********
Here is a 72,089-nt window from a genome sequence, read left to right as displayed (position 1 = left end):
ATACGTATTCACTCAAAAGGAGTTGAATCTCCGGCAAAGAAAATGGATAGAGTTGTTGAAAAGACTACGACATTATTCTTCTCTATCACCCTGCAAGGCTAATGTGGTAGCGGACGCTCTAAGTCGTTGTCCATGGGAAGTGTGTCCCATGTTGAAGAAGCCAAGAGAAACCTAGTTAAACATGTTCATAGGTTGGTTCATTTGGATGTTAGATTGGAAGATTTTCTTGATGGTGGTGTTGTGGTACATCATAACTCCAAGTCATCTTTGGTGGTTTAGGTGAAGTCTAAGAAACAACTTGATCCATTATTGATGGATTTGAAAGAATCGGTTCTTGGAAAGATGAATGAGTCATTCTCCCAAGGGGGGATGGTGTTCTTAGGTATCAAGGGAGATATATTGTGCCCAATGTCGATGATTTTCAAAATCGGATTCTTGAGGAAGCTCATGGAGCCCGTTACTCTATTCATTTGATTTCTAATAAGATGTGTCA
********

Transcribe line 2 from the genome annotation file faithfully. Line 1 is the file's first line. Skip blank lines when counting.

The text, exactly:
ATACGTATTCACTCAAAAGGAGTTGAATCTCCGGCAAAGAAAATGGATAGAGTTGTTGAAAAGACTACGACATTATTCTTCTCTATCACCCTGCAAGGCTAATGTGGTAGCGGACGCTCTAAGTCGTTGTCCATGGGAAGTGTGTCCCATGTTGAAGAAGCCAAGAGAAACCTAGTTAAACATGTTCATAGGTTGGTTCATTTGGATGTTAGATTGGAAGATTTTCTTGATGGTGGTGTTGTGGTACATCATAACTCCAAGTCATCTTTGGTGGTTTAGGTGAAGTCTAAGAAACAACTTGATCCATTATTGATGGATTTGAAAGAATCGGTTCTTGGAAAGATGAATGAGTCATTCTCCCAAGGGGGGATGGTGTTCTTAGGTATCAAGGGAGATATATTGTGCCCAATGTCGATGATTTTCAAAATCGGATTCTTGAGGAAGCTCATGGAGCCCGTTACTCTATTCATTTGATTTCTAATAAGATGTGTCA